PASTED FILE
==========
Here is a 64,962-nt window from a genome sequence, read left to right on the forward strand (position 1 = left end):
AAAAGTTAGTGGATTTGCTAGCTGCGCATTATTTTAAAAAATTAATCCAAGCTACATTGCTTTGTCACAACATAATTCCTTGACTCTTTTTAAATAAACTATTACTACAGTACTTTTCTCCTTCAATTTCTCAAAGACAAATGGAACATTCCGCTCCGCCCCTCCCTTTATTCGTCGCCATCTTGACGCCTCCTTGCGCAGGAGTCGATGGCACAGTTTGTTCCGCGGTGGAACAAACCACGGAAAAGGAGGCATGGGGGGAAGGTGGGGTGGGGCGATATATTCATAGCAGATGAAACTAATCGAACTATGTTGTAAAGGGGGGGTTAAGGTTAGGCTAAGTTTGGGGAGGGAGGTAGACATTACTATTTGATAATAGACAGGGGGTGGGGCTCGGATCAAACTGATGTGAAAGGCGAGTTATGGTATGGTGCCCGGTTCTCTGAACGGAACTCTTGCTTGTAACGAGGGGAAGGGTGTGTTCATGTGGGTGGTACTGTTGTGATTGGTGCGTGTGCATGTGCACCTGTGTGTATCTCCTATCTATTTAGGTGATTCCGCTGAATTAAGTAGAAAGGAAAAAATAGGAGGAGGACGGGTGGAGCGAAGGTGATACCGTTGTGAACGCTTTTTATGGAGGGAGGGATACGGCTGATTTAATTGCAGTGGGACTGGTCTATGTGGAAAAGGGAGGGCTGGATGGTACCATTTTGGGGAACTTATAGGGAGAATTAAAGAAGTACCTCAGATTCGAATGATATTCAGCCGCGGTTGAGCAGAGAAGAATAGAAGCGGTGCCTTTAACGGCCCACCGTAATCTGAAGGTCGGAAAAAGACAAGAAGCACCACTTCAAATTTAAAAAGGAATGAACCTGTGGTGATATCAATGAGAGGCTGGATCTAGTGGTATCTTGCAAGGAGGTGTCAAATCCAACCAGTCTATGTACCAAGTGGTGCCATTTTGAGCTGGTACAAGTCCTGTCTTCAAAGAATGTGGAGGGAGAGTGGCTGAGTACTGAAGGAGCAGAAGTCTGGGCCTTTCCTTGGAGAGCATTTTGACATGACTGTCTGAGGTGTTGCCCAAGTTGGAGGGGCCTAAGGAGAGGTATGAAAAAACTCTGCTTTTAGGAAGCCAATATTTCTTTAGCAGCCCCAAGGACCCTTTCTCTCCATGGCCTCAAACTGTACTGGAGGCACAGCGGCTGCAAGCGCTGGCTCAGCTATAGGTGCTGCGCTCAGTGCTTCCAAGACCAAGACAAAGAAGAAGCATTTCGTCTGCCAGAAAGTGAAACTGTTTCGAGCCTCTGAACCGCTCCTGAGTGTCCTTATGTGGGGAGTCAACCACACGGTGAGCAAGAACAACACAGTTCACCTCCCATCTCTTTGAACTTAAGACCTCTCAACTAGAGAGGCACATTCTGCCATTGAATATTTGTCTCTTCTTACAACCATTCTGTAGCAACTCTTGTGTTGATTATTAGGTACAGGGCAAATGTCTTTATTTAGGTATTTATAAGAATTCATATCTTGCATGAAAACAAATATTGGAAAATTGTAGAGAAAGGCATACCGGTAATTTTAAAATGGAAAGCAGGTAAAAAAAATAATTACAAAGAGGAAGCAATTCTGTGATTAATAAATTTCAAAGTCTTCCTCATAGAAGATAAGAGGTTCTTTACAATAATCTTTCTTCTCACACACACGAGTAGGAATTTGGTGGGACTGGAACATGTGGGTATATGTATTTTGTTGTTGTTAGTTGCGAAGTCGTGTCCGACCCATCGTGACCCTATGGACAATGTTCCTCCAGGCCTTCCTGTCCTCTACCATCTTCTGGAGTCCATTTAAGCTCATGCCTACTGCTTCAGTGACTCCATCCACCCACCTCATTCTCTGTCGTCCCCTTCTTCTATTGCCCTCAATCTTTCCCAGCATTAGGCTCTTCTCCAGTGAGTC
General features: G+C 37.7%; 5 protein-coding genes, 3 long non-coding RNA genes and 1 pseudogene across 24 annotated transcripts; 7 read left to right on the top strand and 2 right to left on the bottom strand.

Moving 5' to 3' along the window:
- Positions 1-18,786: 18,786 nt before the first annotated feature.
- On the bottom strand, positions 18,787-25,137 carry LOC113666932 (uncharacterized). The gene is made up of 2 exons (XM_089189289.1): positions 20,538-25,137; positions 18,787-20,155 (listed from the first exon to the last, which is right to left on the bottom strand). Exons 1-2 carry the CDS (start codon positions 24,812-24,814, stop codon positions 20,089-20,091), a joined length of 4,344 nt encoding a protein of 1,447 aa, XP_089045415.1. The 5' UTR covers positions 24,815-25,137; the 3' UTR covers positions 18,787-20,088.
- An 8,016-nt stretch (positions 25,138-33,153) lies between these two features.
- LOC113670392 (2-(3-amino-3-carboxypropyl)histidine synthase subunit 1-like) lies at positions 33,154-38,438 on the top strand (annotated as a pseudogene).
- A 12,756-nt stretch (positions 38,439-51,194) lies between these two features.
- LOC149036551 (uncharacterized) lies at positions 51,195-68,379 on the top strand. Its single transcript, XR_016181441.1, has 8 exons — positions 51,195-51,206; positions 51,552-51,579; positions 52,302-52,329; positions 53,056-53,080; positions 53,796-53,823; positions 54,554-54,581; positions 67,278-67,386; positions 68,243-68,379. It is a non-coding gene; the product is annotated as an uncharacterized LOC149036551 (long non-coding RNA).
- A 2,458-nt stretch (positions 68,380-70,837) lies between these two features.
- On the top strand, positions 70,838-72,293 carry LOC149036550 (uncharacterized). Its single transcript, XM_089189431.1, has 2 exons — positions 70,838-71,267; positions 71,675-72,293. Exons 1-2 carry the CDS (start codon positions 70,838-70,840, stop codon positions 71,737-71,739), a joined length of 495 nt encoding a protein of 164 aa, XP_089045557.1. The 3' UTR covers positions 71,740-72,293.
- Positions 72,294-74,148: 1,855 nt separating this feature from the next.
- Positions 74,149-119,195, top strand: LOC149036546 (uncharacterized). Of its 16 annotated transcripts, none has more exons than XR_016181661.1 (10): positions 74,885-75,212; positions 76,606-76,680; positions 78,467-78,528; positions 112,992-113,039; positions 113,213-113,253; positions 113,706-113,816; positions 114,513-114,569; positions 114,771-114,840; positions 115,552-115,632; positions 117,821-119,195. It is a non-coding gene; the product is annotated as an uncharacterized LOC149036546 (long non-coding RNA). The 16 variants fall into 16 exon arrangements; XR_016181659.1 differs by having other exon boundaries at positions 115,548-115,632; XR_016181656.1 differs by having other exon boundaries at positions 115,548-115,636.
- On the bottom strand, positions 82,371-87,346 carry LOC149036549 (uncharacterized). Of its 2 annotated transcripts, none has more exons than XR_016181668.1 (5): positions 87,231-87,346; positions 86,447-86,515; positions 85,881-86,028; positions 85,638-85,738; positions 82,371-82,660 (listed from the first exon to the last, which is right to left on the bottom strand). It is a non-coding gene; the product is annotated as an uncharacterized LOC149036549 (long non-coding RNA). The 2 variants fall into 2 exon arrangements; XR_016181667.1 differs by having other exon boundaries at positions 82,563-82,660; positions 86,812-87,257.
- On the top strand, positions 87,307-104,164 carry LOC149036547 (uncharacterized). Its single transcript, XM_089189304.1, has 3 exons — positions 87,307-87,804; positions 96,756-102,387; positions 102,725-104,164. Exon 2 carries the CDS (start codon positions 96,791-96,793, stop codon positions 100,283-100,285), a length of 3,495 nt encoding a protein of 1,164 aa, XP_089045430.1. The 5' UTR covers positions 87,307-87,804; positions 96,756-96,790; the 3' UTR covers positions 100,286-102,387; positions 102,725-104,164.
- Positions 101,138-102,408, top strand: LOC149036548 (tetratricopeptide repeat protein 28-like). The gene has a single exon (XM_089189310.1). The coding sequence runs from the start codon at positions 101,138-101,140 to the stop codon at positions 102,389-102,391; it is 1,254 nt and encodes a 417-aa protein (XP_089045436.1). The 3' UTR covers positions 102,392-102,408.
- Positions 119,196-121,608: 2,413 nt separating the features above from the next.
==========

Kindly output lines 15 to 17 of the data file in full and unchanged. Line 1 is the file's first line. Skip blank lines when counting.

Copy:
- On the bottom strand, positions 82,371-87,346 carry LOC149036549 (uncharacterized). Of its 2 annotated transcripts, none has more exons than XR_016181668.1 (5): positions 87,231-87,346; positions 86,447-86,515; positions 85,881-86,028; positions 85,638-85,738; positions 82,371-82,660 (listed from the first exon to the last, which is right to left on the bottom strand). It is a non-coding gene; the product is annotated as an uncharacterized LOC149036549 (long non-coding RNA). The 2 variants fall into 2 exon arrangements; XR_016181667.1 differs by having other exon boundaries at positions 82,563-82,660; positions 86,812-87,257.
- On the top strand, positions 87,307-104,164 carry LOC149036547 (uncharacterized). Its single transcript, XM_089189304.1, has 3 exons — positions 87,307-87,804; positions 96,756-102,387; positions 102,725-104,164. Exon 2 carries the CDS (start codon positions 96,791-96,793, stop codon positions 100,283-100,285), a length of 3,495 nt encoding a protein of 1,164 aa, XP_089045430.1. The 5' UTR covers positions 87,307-87,804; positions 96,756-96,790; the 3' UTR covers positions 100,286-102,387; positions 102,725-104,164.
- Positions 101,138-102,408, top strand: LOC149036548 (tetratricopeptide repeat protein 28-like). The gene has a single exon (XM_089189310.1). The coding sequence runs from the start codon at positions 101,138-101,140 to the stop codon at positions 102,389-102,391; it is 1,254 nt and encodes a 417-aa protein (XP_089045436.1). The 3' UTR covers positions 102,392-102,408.